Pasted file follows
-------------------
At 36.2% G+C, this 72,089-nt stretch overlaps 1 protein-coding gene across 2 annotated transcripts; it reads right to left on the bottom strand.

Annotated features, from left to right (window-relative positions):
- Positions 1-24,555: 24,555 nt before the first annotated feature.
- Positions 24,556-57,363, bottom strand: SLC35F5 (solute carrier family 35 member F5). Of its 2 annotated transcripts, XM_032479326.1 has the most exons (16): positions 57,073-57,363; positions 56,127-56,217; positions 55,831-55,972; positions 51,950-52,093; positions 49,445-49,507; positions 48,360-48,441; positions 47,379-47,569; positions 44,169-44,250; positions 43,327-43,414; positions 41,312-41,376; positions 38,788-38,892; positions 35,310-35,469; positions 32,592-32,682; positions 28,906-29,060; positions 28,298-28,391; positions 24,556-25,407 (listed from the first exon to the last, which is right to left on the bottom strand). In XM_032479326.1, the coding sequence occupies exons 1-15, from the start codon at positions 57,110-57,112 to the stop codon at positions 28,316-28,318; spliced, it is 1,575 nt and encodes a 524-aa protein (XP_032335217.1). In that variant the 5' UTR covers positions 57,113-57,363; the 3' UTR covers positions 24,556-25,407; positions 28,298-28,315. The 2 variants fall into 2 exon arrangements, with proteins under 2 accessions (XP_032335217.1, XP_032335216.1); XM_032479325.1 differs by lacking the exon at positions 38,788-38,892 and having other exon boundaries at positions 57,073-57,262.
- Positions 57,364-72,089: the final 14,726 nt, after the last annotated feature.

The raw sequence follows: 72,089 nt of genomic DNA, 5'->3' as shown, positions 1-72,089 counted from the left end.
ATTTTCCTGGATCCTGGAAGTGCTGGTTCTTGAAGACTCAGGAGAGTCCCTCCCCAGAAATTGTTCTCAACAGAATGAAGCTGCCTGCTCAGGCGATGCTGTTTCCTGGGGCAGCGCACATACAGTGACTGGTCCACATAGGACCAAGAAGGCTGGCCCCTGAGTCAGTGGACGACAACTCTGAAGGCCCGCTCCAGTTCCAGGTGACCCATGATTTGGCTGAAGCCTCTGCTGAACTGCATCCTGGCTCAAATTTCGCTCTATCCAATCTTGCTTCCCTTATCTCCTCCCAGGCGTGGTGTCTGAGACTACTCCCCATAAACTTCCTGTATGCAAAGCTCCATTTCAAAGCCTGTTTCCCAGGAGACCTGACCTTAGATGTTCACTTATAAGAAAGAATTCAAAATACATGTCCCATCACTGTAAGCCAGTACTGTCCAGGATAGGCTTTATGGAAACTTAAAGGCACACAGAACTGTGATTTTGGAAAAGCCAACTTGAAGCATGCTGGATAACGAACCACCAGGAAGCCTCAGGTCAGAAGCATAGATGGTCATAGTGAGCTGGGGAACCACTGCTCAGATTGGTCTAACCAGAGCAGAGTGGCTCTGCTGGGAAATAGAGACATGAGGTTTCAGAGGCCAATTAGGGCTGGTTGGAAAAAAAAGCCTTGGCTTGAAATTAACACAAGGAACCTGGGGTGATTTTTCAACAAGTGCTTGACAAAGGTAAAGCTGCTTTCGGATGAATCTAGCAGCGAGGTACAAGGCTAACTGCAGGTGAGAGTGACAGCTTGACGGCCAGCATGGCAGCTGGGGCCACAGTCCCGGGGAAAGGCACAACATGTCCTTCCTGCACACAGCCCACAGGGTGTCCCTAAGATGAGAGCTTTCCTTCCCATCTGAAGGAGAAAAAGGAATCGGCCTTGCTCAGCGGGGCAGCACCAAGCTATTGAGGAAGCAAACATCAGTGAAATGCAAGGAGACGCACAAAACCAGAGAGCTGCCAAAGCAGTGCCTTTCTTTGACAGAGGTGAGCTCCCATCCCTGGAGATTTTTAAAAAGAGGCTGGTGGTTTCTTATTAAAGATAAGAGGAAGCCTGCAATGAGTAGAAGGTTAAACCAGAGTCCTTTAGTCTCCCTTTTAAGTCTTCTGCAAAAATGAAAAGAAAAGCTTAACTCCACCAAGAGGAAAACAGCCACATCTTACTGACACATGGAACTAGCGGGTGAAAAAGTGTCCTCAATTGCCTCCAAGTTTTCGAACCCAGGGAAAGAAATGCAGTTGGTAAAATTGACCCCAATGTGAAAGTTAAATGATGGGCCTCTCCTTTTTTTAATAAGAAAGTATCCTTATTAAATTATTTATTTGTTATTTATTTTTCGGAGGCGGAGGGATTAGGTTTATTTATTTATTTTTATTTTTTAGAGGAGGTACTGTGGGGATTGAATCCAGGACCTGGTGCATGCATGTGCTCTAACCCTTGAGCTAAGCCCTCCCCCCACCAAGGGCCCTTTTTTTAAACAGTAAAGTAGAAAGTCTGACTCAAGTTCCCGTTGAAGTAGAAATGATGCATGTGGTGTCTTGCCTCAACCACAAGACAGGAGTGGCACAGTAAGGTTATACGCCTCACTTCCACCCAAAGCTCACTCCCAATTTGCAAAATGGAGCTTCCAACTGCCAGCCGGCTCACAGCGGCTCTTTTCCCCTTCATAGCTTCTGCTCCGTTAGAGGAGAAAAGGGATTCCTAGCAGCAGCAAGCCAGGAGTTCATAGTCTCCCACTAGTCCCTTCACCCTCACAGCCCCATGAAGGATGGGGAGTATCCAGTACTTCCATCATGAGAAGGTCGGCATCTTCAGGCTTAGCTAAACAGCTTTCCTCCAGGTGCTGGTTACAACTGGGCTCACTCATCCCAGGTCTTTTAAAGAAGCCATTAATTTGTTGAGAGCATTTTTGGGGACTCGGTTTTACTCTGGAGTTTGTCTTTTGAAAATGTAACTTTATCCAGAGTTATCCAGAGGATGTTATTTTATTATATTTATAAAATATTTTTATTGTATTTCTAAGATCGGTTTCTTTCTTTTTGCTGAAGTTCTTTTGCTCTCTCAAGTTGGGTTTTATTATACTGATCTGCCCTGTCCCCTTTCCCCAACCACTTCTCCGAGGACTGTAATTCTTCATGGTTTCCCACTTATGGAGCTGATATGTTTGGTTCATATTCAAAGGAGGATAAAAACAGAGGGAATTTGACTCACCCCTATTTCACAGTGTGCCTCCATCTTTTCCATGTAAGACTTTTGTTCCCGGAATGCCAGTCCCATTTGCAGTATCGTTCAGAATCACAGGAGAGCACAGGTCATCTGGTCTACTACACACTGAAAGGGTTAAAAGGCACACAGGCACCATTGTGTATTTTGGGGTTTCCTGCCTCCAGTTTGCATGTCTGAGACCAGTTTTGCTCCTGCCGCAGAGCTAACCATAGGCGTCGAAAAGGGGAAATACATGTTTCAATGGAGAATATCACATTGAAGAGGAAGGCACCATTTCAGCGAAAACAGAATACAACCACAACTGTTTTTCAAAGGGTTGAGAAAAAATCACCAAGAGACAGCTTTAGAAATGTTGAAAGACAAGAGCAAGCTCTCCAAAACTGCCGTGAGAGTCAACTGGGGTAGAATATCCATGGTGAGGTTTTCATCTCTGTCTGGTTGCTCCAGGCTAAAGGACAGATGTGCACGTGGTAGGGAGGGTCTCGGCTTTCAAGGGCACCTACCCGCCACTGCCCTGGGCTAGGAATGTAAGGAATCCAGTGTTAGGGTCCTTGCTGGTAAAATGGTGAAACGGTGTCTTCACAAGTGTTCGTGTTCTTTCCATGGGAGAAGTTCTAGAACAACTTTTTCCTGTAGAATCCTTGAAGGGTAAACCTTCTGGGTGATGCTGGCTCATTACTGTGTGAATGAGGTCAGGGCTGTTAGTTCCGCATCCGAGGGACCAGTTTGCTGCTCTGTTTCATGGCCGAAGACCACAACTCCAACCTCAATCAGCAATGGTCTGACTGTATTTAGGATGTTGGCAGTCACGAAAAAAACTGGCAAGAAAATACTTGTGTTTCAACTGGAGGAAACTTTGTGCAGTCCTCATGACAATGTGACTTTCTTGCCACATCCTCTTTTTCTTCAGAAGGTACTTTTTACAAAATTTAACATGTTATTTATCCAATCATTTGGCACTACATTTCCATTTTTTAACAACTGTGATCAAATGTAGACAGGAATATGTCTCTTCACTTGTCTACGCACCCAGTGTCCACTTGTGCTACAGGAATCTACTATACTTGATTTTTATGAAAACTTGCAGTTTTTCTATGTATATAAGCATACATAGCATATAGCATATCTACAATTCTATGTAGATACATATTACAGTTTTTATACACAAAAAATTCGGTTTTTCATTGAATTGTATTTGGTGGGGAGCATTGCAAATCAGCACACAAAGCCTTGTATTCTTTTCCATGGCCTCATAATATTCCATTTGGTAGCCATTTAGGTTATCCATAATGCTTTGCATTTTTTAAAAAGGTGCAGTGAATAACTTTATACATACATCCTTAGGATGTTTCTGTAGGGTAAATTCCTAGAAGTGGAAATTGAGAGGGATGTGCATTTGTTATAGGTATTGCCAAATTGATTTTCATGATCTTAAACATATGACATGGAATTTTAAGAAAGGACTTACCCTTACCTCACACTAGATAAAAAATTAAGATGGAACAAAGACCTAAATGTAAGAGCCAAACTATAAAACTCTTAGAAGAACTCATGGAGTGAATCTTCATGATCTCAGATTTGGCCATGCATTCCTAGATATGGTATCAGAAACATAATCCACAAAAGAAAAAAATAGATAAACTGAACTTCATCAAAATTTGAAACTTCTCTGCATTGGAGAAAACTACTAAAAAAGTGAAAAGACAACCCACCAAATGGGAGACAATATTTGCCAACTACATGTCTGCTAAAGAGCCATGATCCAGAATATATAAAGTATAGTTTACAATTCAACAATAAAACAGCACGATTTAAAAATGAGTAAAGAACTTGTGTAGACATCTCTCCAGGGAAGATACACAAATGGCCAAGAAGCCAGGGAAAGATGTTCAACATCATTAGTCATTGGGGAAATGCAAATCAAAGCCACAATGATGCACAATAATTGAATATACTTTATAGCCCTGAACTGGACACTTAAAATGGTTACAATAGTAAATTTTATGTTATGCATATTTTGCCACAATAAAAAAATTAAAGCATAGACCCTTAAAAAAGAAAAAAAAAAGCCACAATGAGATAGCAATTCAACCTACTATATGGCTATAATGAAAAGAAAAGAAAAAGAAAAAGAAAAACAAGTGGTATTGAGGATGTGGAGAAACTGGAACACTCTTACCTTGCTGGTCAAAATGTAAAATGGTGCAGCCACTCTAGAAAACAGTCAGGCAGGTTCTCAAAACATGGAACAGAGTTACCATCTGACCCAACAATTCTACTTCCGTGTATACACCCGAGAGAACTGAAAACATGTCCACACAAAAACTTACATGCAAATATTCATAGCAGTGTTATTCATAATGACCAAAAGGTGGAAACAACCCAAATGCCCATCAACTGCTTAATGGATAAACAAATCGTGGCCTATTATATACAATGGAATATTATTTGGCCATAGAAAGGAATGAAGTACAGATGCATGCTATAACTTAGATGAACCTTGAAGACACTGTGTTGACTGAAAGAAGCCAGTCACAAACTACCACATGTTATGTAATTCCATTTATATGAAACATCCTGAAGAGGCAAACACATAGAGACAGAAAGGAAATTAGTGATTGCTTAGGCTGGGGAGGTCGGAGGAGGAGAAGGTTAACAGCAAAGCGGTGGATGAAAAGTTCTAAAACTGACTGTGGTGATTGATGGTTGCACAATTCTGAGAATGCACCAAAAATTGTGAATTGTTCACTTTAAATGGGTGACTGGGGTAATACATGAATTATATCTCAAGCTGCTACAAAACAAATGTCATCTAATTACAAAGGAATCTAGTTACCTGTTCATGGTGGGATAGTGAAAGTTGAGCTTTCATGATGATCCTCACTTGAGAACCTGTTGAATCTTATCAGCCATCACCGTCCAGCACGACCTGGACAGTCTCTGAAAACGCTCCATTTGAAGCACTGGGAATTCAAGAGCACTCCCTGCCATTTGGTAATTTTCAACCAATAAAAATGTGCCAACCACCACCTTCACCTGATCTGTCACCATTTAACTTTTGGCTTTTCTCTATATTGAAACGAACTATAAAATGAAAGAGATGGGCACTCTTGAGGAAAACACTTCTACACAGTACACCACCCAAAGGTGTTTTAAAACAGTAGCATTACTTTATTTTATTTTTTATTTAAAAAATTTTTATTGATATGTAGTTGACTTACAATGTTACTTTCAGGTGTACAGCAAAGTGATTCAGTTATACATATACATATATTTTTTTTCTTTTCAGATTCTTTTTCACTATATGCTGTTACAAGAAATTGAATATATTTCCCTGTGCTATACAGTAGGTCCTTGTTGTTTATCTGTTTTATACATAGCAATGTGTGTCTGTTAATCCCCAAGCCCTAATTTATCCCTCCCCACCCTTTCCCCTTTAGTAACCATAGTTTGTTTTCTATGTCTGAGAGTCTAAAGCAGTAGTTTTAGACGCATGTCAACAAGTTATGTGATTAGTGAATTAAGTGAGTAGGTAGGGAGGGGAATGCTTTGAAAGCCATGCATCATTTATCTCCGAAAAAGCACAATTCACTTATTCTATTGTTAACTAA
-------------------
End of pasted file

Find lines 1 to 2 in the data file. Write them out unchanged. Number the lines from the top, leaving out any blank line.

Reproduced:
At 36.2% G+C, this 72,089-nt stretch overlaps 1 protein-coding gene across 2 annotated transcripts; it reads right to left on the bottom strand.

Annotated features, from left to right (window-relative positions):